The most basic way to talk about the Market Equilibrium for a product is using words. For example, suppose we want to talk about the market for red wine in the United States. As we noted in the sections on supply and demand the quantity of red wine supplied and the quantity of red wine demanded depend on several factors. As we previously stated, most economists believe that (for most goods) the price of the product is the biggest factor in determining how much consumers are willing and able to buy and how much producers are willing and able to sell.
We could use words to describe this: if the price of a case of wine was $10 we would expect wine producers to be willing to sell 25,000 cases of wine a month. If the price of a case of wine were $20 we would expect the producers to be willing to sell 45,000 cases of wine a month. However, from the consumer's perspective, if the price of a bottle of wine was $10 we would expect 50,000 cases of the wine to be demanded in a month. Similarly, if the price of a bottle of wine were $20 we would expect only 30,000 cases of wine to be sold.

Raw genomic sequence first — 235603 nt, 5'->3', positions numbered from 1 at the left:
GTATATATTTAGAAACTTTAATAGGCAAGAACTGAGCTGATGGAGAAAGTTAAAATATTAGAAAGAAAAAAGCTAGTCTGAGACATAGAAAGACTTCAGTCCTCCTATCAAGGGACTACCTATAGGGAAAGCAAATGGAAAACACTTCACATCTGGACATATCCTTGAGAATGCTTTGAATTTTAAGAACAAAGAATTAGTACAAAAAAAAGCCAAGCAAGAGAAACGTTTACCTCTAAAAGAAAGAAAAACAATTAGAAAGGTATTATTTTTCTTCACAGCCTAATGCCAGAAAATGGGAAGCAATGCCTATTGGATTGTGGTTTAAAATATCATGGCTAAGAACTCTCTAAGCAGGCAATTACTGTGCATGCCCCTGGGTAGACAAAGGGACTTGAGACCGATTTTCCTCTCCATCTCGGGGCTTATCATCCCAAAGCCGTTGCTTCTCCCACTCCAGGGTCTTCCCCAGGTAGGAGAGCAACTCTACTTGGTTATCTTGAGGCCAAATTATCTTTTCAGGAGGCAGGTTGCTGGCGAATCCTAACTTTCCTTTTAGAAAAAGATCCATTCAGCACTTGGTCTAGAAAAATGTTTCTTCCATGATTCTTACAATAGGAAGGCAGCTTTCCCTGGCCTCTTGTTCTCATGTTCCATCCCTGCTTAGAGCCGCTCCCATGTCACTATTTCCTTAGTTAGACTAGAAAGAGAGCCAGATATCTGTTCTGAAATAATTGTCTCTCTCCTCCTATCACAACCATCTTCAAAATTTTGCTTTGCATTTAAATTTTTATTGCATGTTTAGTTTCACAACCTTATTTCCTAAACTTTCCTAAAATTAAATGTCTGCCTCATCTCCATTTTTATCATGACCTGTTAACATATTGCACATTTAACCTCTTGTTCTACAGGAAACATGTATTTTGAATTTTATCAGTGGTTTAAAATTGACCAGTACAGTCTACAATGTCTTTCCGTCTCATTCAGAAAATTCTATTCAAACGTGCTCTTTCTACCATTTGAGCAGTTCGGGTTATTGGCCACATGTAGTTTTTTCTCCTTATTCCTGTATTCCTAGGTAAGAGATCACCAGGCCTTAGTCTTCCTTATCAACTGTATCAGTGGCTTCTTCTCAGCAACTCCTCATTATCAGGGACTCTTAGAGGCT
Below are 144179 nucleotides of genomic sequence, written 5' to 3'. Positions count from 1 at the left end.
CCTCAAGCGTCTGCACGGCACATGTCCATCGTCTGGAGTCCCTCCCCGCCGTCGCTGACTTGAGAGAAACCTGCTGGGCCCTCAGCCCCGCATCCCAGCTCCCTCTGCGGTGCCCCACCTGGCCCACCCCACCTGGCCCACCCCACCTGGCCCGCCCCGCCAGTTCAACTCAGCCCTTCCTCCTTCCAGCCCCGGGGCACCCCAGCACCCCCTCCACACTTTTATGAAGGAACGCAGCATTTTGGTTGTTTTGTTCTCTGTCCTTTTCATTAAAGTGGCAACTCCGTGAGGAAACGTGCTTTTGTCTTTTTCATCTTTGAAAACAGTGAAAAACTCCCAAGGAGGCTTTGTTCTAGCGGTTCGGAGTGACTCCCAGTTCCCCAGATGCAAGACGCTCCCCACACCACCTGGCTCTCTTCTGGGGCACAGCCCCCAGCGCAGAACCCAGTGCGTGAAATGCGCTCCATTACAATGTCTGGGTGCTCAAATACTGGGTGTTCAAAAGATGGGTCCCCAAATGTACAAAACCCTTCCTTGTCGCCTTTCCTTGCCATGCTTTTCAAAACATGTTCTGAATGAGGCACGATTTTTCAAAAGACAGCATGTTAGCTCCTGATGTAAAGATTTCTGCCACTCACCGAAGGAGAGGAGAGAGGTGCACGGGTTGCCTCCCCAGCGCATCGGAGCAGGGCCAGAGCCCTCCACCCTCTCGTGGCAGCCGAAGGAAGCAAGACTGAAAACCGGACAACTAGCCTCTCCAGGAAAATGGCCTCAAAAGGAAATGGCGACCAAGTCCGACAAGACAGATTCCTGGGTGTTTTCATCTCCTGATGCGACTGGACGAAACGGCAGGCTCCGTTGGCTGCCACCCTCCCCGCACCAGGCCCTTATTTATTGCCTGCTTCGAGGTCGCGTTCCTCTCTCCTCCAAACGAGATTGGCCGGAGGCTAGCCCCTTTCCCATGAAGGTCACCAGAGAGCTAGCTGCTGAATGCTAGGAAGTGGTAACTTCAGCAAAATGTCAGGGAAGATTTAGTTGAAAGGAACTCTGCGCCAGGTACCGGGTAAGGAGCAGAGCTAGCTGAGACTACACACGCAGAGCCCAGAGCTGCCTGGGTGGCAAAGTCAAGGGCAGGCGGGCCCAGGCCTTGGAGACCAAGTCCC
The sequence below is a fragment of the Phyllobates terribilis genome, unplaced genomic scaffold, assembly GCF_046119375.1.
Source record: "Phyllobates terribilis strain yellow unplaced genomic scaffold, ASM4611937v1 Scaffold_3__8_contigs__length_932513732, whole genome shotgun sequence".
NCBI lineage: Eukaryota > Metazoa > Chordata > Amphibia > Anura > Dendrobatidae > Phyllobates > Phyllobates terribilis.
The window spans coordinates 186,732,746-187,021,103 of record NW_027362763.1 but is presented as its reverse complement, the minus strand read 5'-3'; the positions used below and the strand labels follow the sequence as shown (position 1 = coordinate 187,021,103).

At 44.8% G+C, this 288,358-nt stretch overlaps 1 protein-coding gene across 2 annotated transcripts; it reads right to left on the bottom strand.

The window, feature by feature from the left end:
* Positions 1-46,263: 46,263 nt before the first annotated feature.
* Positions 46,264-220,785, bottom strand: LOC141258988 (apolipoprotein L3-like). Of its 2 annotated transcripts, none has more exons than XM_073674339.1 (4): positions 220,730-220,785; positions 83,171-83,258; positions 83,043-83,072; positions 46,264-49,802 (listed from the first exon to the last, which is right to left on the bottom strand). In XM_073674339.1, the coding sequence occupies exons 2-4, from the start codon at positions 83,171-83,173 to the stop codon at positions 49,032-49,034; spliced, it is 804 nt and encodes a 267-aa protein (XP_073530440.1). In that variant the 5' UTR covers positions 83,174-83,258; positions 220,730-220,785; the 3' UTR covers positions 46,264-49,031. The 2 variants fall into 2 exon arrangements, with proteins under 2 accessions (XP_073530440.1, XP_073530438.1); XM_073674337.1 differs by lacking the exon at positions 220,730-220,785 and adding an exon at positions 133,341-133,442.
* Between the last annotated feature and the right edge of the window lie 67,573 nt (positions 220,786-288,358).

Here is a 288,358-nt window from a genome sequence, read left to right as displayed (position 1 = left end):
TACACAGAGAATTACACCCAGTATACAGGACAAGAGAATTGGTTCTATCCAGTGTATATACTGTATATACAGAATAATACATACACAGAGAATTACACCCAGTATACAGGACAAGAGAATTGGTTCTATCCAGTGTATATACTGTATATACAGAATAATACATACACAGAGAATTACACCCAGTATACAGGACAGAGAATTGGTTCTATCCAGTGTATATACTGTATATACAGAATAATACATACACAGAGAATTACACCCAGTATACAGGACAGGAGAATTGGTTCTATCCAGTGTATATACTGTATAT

In the first situation where the price of red wine was $10 the market was facing a shortage and in the second situation where the price of wine was $20 the market was facing a surplus of red wine. Now consider if the price of red wine was $16.25. At this price, wine producers would be willing to supply 37,500 cases of wine a month and consumers would be willing to demand 37,500 cases of wine a month. At this price ($16.25) and quantity (37,500 cases) the market is said to be in equilibrium.